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Apt Pupil (1998)

Brad Renfro , Ian McKellen , Bryan Singer  |  R |  DVD
4.0 out of 5 stars  See all reviews (165 customer reviews)

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Product Details

  • Actors: Brad Renfro, Ian McKellen, Joshua Jackson, Mickey Cottrell, Michael Reid MacKay
  • Directors: Bryan Singer
  • Format: Anamorphic, Closed-captioned, Color, Dolby, Full Screen, NTSC, Subtitled, Widescreen
  • Language: English (Dolby Digital 2.0 Surround), English (Dolby Digital 5.1)
  • Subtitles: English
  • Subtitles for the Hearing Impaired: English
  • Region: Region 1 (U.S. and Canada only. Read more about DVD formats.)
  • Aspect Ratio: 2.35:1
  • Number of discs: 1
  • Rated: R (Restricted)
  • Studio: Sony Pictures Home Entertainment
  • DVD Release Date: April 13, 1999
  • Run Time: 111 minutes
  • Average Customer Review: 4.0 out of 5 stars  See all reviews (165 customer reviews)
  • ASIN: 0767821599
  • Amazon Best Sellers Rank: #24,838 in Movies & TV (See Top 100 in Movies & TV)
  • Learn more about "Apt Pupil" on IMDb

Special Features

  • Making-of featurette

Editorial Reviews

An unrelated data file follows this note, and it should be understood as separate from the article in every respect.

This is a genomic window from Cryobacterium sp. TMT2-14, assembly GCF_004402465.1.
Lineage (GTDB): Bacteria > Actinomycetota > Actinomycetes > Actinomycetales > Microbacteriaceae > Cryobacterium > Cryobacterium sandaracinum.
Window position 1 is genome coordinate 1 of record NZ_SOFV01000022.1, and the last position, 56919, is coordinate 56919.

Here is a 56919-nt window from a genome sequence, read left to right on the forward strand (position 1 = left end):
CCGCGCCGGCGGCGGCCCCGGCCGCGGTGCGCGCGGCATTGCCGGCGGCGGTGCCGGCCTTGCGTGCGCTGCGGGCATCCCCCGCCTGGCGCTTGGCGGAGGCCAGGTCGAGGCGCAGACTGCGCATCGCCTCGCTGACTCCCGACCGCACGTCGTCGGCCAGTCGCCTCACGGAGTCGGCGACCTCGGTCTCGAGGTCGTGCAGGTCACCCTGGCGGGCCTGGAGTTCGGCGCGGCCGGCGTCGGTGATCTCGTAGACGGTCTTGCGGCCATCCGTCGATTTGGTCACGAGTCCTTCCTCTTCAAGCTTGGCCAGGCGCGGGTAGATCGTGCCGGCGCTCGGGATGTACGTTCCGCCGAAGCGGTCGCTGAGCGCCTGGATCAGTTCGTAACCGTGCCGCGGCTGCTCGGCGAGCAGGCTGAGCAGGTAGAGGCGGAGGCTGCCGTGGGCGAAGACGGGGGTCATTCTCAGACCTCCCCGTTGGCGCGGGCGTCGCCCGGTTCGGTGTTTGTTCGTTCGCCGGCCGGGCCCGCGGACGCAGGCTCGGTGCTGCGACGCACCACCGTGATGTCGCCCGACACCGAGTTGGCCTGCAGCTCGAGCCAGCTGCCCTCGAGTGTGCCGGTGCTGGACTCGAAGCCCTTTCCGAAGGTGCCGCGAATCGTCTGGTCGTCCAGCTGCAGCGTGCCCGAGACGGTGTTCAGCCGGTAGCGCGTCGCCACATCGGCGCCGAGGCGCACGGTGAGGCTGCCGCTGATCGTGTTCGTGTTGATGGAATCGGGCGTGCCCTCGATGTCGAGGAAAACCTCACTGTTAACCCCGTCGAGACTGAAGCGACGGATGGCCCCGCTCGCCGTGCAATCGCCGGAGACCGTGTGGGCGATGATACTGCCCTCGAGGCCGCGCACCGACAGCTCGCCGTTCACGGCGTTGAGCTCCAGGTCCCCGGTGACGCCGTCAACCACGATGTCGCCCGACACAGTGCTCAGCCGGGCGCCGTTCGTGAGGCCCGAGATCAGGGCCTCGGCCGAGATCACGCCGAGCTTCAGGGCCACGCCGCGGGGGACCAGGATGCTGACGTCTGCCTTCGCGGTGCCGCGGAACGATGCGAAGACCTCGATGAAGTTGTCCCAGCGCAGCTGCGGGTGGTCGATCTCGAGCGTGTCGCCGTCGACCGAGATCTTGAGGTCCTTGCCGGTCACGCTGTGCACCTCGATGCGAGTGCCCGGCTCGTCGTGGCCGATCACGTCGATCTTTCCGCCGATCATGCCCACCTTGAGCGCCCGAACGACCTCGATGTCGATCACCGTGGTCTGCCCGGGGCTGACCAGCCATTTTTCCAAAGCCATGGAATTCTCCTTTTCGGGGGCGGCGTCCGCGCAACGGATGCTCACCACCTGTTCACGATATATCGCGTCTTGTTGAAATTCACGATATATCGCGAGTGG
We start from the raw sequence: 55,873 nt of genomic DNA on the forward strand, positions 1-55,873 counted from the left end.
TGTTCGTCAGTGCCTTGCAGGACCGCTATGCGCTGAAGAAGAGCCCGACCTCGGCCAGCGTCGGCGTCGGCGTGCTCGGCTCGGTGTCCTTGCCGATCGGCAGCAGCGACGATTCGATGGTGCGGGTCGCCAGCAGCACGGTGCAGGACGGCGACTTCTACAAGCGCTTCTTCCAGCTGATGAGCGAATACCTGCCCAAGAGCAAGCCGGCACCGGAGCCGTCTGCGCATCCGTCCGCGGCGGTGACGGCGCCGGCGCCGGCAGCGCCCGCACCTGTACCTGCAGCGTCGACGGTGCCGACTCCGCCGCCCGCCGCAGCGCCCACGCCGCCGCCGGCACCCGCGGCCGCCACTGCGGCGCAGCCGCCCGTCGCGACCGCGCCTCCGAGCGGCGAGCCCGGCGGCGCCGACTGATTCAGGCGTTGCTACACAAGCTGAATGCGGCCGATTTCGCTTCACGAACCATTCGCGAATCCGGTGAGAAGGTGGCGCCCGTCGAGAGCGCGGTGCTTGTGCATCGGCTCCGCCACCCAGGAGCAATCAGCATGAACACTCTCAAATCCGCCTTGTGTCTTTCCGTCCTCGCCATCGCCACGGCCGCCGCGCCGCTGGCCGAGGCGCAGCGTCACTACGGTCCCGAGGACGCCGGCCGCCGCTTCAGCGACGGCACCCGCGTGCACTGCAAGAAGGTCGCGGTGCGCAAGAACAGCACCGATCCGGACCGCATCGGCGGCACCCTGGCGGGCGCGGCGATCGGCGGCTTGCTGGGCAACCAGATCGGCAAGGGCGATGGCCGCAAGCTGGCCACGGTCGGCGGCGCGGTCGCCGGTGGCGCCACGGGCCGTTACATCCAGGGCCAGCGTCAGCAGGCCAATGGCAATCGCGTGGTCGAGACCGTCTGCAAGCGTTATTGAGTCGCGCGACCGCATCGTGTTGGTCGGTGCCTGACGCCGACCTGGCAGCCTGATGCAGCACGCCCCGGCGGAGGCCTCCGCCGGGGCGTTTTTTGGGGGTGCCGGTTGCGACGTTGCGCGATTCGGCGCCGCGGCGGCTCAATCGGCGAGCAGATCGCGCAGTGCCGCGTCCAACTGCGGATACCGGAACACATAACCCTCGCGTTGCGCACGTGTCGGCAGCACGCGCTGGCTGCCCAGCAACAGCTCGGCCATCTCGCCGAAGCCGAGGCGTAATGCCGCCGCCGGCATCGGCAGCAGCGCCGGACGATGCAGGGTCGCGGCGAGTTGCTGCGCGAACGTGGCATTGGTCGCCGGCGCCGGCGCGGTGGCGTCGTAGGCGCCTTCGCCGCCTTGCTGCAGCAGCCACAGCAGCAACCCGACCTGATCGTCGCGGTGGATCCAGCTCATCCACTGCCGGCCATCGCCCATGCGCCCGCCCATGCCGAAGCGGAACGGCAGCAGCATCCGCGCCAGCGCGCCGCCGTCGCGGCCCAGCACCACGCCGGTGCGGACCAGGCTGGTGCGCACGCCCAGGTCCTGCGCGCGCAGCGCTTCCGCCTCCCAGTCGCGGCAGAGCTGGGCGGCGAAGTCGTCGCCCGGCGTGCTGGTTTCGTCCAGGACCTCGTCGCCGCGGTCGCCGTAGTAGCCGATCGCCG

At the top of his game, Stephen King has a real gift for mining monsters--zero-at-the-bone horror--out of everyday faces and places. Adapted from a novella in the 1982 collection that also spawned Stand by Me and The Shawshank Redemption, Apt Pupil looks at first as if it might draw authentically enlightening terror from the soul-cancer that makes blood relations of a Southern California golden boy (Brad Renfro) and an aging Nazi war criminal (Sir Ian McKellen). Turned on by a high-school course about the Holocaust, Todd Bowden (such a bland handle for this top-of-his-class sociopath!) tracks down Kurt Dussander, a former Gestapo killer hiding in the shadows of sunny SoCal. Blackmailing the old man into sharing his firsthand stories of genocide, the teenager trips out on the virtual reality of the monster's memories. There's perverse play here on the way a kid hungry for knowledge can bring a long-retired teacher or grandparent back to life. Truly superb as James Whale in Gods and Monsters, McKellen brings subtlety to this Stephen King creepshow: his dessicated Dussander is like a mummy or vampire revivified by Todd's appetite for atrocity.